For most of his trial, Eichmann famously leaned on the so-called Nuremberg defense to argue that he was merely following orders.9 He stuck to this defense even with his last words: “I had to obey the rules of war and my flag.”10 But first, he argued that Israel could have no jurisdiction over alleged offenses that took place a long time ago (before the state’s very existence), in a land that was far, far away.11 The prosecution disagreed, arguing that his atrocities were so universal in character that they were not only offenses against specific peoples or states, but also offenses against the international order itself. As such, any state—even new ones—should have jurisdiction to prosecute a defendant like Eichmann.

The court found that it had extraterritorial jurisdiction over Eichmann and his offenses.12 It reasoned that his offenses did not take place a long time ago or in a land far, far away because Israel inherited the sovereign status of the British Mandate, the Jewish population of Palestine actively participated in the Allied struggle against Nazism, and Eichmann himself visited Palestine in 1937 to coordinate with its virulently anti-Semitic leadership.13 In addition, his offenses harmed the State of Israel by depriving it of millions of citizens, and about half of all Israelis were either Holocaust survivors or relatives of Holocaust victims.14 The court also found that Eichmann’s actions were “grave offenses against the law of nations itself” and therefore afforded jurisdiction to any member of the international community.15

That concept has since developed into the modern-day doctrine of universal jurisdiction.16 Under this doctrine, war criminals can be prosecuted wherever they are found because their crimes are crimes of international concern.17 The issue of retroactively applying law would also not apply here, because however long ago the events of Star Wars took place, clearly they weren’t that long ago if we somehow managed to capture Vader alive. With the preliminary issues of venue and jurisdiction out of the way, let’s consider what offenses Vader allegedly committed.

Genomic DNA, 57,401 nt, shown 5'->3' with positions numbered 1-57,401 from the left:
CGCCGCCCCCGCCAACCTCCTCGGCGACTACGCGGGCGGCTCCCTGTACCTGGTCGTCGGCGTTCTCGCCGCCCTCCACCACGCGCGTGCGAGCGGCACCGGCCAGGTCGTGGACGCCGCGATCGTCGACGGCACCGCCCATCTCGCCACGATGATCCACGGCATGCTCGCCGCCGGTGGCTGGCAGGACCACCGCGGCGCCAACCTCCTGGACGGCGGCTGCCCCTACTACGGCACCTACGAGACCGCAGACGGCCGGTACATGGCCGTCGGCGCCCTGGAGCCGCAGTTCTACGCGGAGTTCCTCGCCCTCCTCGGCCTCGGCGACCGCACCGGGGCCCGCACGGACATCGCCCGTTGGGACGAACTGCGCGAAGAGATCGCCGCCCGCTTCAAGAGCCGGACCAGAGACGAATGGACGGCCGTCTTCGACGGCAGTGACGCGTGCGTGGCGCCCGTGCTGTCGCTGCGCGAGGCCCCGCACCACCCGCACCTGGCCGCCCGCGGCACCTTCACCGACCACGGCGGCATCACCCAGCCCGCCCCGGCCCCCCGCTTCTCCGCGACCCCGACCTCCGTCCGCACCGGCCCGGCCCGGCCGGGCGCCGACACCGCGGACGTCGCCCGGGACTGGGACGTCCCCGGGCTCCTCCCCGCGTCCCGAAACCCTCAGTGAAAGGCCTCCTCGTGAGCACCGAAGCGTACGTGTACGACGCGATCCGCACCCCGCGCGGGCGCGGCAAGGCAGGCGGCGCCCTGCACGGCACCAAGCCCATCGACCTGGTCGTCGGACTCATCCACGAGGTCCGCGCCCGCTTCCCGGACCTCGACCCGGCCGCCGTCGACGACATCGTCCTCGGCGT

Episode I: The Phantom Menace

Vader is a 9-year-old in The Phantom Menace, born as Anakin Skywalker. He is a slave, but he quickly earns his freedom in a dangerous race, and then joins a pair of Jedi space wizards on a diplomatic mission.18 Being very responsible adults, they immediately bring him into a war zone and let him join the fight as a child soldier.

Fighting as a child soldier—would this be Vader’s first offense against the law of armed conflict?19 In most areas of criminal law, our answer lies in a statute that defines all of the offenses, their elements, and key terms. To keep things interesting, the rules governing lawful wartime conduct are spread across dozens of treaties. Each of these treaties has its own unique array of signatories, and its own unique way of defining hardly any key terms. The laws of armed conflict also derive from the norms of states engaged in war (“customary international law”), like a common law of war.20

Is there any treaty or norm addressing child soldiery? In fact, there is. The Hague Convention of 1907 and Geneva Conventions serve as the foundational texts of the law of armed conflict, and they receive occasional updates from treatises known as the Additional Protocols.21 In Article 4(3), the Additional Protocol of 1979 establishes an age limit to soldiery: people under age 15 “shall neither be recruited in the armed forces or groups nor allowed to take part in hostilities.”22